Timeline, created by Timeline Computer Entertainment, a software company founded by best selling author Michael Crichton, is based loosely on his book of the same name. The story has been changed so much, though, that playing the game doesn't take away from the book and offers more than a simple rehash of the plot.
You play as Chris Hughes, a graduate student who travels to 14th-century France to rescue his professor. As the story begins, he's being trained in the protocols and procedures for time travel. The game skips much of the scientific theories, suspense, and character development that were so critical in the book, and opts instead to thrust you into the action immediately. The game takes a few liberties with the source material, such as missing characters (e.g., Andre Marek), and at one point the time machine shrinks the protagonist to three-inches in height, which certainly did not occur in the novel.
Gameplay is from a first-person perspective and is clearly created by a design team familiar with shooters. The default controls are bound to mouse and keyboard, including the strafe keys. Timeline is broken into short chapters, each consisting of one easily accomplished task. For example, when your character first gets to France, he needs to slide down a hill while avoiding rocks. Later, he jousts in a tournament, and still later, climbs across rafters to a window -- nothing intensive or overly challenging.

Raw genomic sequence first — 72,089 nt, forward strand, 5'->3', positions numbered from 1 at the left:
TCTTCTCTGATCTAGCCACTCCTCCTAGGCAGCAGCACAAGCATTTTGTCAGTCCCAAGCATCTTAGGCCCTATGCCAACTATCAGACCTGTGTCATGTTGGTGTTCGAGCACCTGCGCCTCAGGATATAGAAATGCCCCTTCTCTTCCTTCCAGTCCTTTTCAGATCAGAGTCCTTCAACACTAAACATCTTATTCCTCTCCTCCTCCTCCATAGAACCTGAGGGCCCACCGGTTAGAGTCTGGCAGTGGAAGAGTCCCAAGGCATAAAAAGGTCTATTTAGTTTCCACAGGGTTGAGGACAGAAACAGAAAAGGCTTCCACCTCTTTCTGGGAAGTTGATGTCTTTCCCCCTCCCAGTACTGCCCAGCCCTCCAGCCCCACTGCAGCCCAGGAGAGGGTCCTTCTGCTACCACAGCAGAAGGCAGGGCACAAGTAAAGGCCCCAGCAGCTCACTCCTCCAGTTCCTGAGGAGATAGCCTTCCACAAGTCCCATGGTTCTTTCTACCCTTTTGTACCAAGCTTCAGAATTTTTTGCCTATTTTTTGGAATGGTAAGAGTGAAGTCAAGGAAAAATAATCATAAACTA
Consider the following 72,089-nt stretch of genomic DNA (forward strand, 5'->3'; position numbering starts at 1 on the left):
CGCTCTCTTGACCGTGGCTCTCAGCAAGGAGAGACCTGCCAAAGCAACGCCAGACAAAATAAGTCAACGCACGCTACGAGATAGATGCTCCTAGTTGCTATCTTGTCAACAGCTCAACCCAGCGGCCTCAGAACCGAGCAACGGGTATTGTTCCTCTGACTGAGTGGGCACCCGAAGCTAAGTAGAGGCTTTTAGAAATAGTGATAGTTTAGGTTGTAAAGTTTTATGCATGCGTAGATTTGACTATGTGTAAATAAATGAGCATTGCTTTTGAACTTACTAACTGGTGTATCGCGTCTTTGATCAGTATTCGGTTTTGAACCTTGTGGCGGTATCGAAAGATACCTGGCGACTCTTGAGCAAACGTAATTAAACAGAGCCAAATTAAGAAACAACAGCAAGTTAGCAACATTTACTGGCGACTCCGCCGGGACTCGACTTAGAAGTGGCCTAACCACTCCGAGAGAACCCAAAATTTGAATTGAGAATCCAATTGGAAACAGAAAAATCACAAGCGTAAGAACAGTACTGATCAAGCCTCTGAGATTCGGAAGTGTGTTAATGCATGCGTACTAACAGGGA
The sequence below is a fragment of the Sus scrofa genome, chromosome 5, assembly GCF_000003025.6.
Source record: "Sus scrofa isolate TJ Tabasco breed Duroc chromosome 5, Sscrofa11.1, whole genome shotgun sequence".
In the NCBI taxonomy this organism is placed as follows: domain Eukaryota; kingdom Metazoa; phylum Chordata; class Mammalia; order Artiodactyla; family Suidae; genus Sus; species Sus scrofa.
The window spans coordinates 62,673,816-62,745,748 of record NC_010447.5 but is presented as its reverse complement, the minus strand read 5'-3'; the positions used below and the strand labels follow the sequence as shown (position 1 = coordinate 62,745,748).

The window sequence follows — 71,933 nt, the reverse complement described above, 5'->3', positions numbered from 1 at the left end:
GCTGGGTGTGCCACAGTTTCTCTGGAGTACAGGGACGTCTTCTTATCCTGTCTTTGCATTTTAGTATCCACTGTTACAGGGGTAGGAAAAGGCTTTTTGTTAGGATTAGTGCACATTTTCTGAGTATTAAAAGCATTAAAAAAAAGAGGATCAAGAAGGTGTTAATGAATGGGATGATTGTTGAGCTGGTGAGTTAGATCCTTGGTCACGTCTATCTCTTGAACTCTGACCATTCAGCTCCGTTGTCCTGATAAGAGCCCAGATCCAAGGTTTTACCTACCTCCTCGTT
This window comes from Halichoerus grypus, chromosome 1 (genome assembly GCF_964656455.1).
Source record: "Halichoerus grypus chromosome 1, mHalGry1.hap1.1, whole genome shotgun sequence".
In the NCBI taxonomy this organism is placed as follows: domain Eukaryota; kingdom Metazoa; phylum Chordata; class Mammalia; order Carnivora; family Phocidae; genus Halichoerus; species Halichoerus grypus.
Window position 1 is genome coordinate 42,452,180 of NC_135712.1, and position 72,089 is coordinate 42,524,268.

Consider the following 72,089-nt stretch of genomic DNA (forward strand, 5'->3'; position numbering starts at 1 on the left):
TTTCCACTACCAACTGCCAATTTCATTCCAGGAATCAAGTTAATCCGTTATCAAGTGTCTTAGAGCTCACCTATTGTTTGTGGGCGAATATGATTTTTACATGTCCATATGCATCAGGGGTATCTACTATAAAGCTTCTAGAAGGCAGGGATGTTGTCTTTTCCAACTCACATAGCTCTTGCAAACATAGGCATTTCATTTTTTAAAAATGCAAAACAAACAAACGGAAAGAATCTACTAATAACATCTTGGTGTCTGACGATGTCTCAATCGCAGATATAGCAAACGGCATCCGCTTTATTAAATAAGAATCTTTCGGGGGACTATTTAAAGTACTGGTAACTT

Occasionally, there's a simple logic puzzle, such as discovering which lever to pull or figuring out how to reach a ledge. While a refreshing change of pace, these arcade sequences can get tedious, especially due to the imprecise controls. Considering Timeline is a game about knights, one would think sword combat should be more of a factor. What little there is, though, is really nothing more than a simple button-clicking exercise. Even then, you can't actually kill anyone. These elements make gameplay seem artificial within the story's context.
Ultimately, Timeline seems less like a time-travel experiment gone awry and more like a game design gone bad. The battles, the excitement, and the potential mix of science fiction with history, is all lost in a stilted game environment that was obviously crafted by Crichton's vision of what the game should be vs. the ultimate goal of creating a good game.
Graphics: The 3D engine is ordinary. The beings in the virtual universe are essentially skins stretched over moving dummies.
Sound: While the sound effects are mediocre, the music is exceptional. An orchestral score by Bill Brown is integrated into gameplay.
Enjoyment: From opening the box to viewing the end credits, playing Timeline in its entirety takes anywhere from one to three hours, a distressingly short duration for a game of such possible depth. Its unconscionable short length is rivaled only by the equally short Blair Witch Project series.
Replay Value: There is simply not much to the game, length- or content-wise, to warrant a replay. Crichton offers a medieval history lesson during a free exploration mode, and the tour is actually of better quality than the game -- history buffs will be pleased. The game features an auto-save and quick-save function that returns the character to the exact position and time prior to his death.
People who downloaded Timeline have also downloaded:
Time Stand Still, Time Machine, The New Adventures of the, Timelapse, Undercover: Operation Wintersun, TimeScape: Journey to Pompeii, Traitor's Gate, Traitor's Gate 2: Cypher, Treasure Quest
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